Most weekends find me with camera in hand. To reach some photography destinations I drive with a companion for an hour or more. To reach other locations I walk half an hour in solitude. Or I get in the car with no clear idea of where I’ll go. Always I try to stay open to what finds me, and not hunt down something specific.* I often photograph in natural areas and especially enjoy photographing water in all its manifestations. Spending time in nature and capturing its beauty—especially that of the Leptothrix discophora films—refreshes me. Photographing anything helps me affirm the reality of the physical world. Photographing the built environment—door handles, garden hoses, industrial exhaust fans, peeling paint, rusty vehicles—may give me the greatest opportunity to express and convey my most passionate conviction: that the physical universe matters and is not to be taken for granted. Things like door handles and garden hoses are residents of the material world that we usually regard as unremarkable. Isolating or focusing on common objects can move them from unremarkable to extraordinary. By concentrating on the commonplace I mean to call attention to its formal qualities—such as shape, color, tone, line, and texture—and so to illuminate the substance of matter.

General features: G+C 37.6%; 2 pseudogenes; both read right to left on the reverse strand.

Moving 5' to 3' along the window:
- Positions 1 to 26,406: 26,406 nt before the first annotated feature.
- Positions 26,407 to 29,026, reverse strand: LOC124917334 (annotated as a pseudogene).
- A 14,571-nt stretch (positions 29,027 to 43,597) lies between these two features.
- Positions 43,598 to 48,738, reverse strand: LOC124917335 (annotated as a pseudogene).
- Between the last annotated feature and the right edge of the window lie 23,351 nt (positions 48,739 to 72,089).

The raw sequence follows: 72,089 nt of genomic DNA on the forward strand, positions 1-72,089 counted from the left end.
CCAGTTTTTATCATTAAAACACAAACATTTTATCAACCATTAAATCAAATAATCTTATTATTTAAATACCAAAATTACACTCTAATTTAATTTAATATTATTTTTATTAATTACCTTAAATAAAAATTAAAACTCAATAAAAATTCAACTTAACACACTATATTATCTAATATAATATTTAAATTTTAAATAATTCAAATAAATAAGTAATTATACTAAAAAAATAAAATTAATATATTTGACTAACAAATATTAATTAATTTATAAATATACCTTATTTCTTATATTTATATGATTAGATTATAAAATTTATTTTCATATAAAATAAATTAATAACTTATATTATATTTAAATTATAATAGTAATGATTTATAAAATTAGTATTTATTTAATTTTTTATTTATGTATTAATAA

* The big exception is my constant lookout for the thin film of Leptothrix discophora, one of the iron bacteria. (You can see 32 images of Leptothrix discophora films on my more formal website. Click on a thumbnail to see the full photograph. The photo gallery on my book’s website shows 25 more images of the films.)